Mn (II)/AC adsorbents were prepared by ultrasonic impregnation. The 2 wt. % Mn/AC showed best adsorptive performance, and the optimal adsorption temperature was 313 K. Benzene, methylbenzene, and naphthalene were used to explore the adsorptive selectivity of Mn/AC, indicating that Mn could enhance the adsorptive capacity but could not improve the adsorptive selectivity. The adsorptive mechanism was mostly like to be π-complex. Adsorptive isotherms and kinetics were investigated, and the parameters were calculated. The R2, RMSE, and AICc were used to assess the optimal model. The results showed that Temkin adsorptive isotherm was more suitable to describe the isothermal data; the MPnO kinetics model was more superior to other kinetic models. The order of reaction was between 1 and 2. The outcome of adsorptive thermodynamics indicated that removal of DBT onto Mn/AC was a spontaneous and exothermic process.
The COD Removal of Lime and Subsequent Acid Pretreated Partially Stabilised Leachate via Granular-Activated Carbon
Background. This paper investigated the effectiveness of lime treatment and subsequent acid precipitation (using H2SO4) as a pretreatment of partially stabilised leachate. This study obtained high removal efficiencies (>70%) from the lime and acid pretreated partially stabilised leachate. The treatment of this wastewater with 10 g/L dosage of optimum lime (pH 12) at 25°C had led to the 41% COD elimination in the initial stages of pretreatment. Subsequent pH adjustment using 1 N sulfuric acid and granular-activated carbon adsorption in general revealed more than 92% removal of the 4 g/L of carbon dosage. Therefore, the results revealed that the adsorption of COD on the GAC stemmed from the kinetics rate of the pseudo-second-order.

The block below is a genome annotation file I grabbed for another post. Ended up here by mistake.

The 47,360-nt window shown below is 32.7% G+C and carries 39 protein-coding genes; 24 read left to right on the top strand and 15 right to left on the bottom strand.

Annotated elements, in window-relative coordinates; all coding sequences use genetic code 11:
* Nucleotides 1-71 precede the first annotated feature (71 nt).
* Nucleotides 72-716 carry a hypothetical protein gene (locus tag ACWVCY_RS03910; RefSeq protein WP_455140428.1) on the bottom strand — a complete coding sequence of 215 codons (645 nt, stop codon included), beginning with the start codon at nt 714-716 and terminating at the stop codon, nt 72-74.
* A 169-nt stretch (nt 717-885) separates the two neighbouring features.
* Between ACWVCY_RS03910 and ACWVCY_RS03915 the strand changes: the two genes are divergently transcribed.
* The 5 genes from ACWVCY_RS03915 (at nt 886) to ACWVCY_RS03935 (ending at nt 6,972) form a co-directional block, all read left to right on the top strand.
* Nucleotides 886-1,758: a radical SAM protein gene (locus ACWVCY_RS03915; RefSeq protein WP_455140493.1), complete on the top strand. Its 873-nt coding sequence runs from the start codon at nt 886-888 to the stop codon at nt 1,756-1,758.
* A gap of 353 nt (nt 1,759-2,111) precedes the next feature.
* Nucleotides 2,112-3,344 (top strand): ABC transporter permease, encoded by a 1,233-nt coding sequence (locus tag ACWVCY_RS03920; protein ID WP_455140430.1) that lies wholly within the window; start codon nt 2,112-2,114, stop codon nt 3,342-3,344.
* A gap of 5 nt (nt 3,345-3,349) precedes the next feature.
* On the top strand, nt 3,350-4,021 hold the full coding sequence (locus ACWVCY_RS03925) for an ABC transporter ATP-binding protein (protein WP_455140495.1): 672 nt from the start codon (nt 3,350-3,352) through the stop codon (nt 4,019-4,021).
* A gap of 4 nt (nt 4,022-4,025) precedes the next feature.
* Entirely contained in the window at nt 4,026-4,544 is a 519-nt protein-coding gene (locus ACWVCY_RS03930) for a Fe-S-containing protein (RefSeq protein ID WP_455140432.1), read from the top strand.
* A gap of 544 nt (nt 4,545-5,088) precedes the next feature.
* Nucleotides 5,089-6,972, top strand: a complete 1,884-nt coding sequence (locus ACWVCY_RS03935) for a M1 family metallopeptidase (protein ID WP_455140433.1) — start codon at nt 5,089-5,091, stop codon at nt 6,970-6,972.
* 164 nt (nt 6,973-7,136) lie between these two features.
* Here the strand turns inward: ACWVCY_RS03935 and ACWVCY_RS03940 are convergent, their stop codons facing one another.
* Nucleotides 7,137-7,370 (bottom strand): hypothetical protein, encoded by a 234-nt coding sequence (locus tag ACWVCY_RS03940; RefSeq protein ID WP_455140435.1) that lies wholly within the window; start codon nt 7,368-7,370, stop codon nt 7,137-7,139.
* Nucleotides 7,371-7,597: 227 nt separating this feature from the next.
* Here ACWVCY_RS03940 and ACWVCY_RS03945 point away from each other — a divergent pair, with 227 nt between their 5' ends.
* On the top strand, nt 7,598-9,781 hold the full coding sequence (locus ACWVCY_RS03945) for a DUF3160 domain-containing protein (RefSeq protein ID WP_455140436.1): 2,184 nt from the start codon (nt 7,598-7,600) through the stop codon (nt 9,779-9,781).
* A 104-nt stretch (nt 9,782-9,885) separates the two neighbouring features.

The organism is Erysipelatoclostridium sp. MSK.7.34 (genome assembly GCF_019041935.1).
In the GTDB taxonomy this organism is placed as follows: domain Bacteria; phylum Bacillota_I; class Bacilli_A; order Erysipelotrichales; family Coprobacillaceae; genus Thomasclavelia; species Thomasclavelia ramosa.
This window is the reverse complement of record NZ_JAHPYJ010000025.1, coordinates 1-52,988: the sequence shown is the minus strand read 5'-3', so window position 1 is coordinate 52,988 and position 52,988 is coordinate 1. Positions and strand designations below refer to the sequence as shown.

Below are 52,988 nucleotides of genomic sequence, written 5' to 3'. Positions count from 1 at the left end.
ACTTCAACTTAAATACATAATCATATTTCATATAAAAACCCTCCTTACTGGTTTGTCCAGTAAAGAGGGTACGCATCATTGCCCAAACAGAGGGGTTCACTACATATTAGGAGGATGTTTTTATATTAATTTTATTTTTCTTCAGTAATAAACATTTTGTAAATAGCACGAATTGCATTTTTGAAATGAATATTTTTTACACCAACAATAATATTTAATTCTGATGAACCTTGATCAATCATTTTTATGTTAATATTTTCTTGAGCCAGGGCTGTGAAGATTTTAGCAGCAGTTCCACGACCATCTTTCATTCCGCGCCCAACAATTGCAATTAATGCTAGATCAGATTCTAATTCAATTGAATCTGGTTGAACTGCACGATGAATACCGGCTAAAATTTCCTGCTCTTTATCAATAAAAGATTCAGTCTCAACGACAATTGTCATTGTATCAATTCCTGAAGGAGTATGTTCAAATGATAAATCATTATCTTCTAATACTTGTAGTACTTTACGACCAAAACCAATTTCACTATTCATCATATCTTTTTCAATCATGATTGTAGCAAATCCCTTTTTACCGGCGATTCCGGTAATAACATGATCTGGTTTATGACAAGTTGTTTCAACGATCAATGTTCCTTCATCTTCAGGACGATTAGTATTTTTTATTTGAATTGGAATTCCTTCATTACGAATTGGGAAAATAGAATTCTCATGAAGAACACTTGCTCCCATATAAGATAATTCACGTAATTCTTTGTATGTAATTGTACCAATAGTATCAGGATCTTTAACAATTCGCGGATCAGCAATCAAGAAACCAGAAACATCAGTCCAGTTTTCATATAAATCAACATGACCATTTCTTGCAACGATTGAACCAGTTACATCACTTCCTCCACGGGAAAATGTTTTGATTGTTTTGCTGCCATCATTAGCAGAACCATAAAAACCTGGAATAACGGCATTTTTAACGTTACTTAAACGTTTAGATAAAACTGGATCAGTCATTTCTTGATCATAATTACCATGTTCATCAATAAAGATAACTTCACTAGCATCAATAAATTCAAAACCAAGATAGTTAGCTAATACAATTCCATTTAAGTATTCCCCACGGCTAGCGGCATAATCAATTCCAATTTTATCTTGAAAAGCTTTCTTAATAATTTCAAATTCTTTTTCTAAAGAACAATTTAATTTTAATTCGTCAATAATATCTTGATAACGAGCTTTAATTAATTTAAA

Green Synthesis of S- and N-Codoped Carbon Nanospheres and Application as Adsorbent of Pb (II) from Aqueous Solution